Restrictions bury dream

Undocumented students bend to financial aid criteria

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Restrictions bury dream

By The Advocate, Editorial Board

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Financial aid restrictions on undocumented students who do not meet certain criteria are counterproductive for an institution funded by its enrollment.

But that is exactly what is happening here at Contra Costa College and statewide.

CCC Counseling Office assistant Leticia Mendoza said, “When (some) undocumented students (visit the Welcome Center) I refer them to adult school. There is really not much we can do (for them).”

Most of these students emigrated from Mexico, Central America or South America as children or teenagers with their families.

Some undocumented students do not meet the requirements in California’s AB 540, Deferred Action for Childhood Arrivals (DACA-2012), or the federal government’s Development, Relief and Education for Alien Minors Act (DREAM-2009).

These students are expected to pay nonresident tuition at $269 per unit.

So if an undocumented student takes 15 units, he or she is expected to pay about $8,000 in tuition per year.

One example of leadership that helps undocumented students is the creation of booklets that provide information about legislation, financial aid and the personal experiences of other students.

CCC’s Hispanic Serving Institute/STEM Coordinator Mayra Padilla and CCC alumna Valeria Avila allocated $25,400 to fund the project.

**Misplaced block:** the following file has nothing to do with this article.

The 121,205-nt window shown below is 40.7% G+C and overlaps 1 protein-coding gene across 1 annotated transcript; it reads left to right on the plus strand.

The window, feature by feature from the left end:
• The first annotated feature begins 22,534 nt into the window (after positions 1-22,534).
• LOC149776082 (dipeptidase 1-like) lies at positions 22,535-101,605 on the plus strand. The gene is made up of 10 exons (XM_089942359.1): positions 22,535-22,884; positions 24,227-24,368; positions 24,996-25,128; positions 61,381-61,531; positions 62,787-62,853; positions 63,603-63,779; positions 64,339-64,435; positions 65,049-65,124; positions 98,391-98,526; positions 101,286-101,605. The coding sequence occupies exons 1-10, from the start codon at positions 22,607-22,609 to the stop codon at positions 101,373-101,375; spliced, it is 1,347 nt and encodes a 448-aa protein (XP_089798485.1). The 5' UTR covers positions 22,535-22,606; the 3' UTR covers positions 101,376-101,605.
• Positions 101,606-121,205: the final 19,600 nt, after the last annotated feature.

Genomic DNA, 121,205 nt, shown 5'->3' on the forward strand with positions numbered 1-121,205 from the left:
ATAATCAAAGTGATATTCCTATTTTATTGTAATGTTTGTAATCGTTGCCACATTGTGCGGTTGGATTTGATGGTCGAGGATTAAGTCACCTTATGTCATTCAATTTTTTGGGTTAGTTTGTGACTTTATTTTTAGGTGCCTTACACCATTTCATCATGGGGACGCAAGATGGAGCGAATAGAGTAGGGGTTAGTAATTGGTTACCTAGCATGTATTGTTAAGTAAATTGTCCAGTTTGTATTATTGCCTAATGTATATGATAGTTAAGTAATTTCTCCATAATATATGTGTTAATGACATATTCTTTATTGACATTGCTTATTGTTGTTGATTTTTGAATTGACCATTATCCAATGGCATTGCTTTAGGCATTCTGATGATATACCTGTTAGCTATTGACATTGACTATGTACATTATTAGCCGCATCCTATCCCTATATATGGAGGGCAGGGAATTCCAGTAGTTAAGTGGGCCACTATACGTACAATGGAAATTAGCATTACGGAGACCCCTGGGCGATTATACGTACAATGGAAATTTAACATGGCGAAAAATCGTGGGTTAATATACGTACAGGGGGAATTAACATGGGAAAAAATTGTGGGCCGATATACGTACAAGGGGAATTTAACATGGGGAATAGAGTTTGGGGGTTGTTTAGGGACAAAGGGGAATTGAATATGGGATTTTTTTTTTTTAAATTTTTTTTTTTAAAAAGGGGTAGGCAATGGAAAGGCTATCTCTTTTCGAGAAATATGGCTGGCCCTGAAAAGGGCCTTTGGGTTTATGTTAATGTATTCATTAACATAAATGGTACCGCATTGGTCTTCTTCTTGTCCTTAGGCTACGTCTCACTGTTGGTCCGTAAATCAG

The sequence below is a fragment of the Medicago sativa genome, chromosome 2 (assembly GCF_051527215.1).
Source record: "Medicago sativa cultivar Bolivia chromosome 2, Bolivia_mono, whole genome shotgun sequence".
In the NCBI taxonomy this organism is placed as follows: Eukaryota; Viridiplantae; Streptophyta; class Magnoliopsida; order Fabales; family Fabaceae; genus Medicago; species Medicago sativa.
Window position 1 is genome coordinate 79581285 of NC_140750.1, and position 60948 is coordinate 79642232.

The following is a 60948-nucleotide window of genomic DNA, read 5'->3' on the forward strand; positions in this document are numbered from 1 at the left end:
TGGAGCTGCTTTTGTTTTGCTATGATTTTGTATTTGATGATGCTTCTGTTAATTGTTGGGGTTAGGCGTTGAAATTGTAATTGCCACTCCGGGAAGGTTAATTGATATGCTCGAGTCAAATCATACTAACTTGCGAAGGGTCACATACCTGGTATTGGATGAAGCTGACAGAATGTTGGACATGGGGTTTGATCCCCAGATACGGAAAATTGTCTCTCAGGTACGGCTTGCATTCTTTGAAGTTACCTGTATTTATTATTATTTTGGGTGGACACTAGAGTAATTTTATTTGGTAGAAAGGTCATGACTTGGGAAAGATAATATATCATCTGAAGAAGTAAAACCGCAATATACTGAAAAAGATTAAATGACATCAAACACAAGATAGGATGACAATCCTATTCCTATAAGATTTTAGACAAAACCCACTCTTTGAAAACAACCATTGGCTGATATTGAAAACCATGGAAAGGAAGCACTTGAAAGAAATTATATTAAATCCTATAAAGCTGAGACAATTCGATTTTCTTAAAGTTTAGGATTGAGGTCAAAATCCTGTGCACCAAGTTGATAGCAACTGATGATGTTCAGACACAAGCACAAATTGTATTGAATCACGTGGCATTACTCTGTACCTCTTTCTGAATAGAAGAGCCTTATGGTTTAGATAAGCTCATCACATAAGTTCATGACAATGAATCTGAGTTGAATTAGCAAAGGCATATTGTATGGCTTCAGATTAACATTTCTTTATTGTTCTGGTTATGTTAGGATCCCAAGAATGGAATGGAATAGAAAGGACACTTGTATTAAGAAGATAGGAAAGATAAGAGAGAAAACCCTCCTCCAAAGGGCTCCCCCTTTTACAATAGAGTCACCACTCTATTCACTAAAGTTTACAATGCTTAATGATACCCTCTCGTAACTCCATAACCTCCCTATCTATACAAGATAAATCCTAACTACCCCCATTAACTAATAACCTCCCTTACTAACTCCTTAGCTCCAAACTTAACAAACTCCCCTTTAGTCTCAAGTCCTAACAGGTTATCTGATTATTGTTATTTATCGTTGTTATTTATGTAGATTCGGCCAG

According to the Chancellor’s Office Special Population Report, for 2015-16 about 692,000 California community college students have parents who did not receive an associate or bachelor’s degree.

Making a resource booklet for undocumented students is a good idea but it does not help undocumented students who cannot afford nonresident unit fee costs.

Undocumented students left out are those who arrived five years after these laws were passed, were older than 16 when they came to the U.S. and did not complete three years of high school. They cannot receive financial aid, like the California Board of Governors fee waiver or federal FAFSA funds.

An AB 540 affidavit verifies that a student meets educational requirements and certifies that there is intent to establish residency in California to receive financial aid. And through DACA and DREAM students can receive state and some federal grants.

Latinos make up about 43 percent of the 2.3 million community college students statewide, and 40 percent of the nearly 9,000 students at CCC according to the state Chancellor’s Office online DataMart 2015-16 Enrollment Report.

Many of these prospective college students have parents who raise their children with a mindset that if they draw attention to themselves they could be deported.

Undocumented students ineligible to receive financial aid need organizations like the CCC Associated Student Union to create discussions about undocumented students at the district level and in the California Community College Chancellor’s Office.

Without more resources, or changes to the DACA and DREAM legislative requirements, hundreds of thousands of Californians will never consider education an option.

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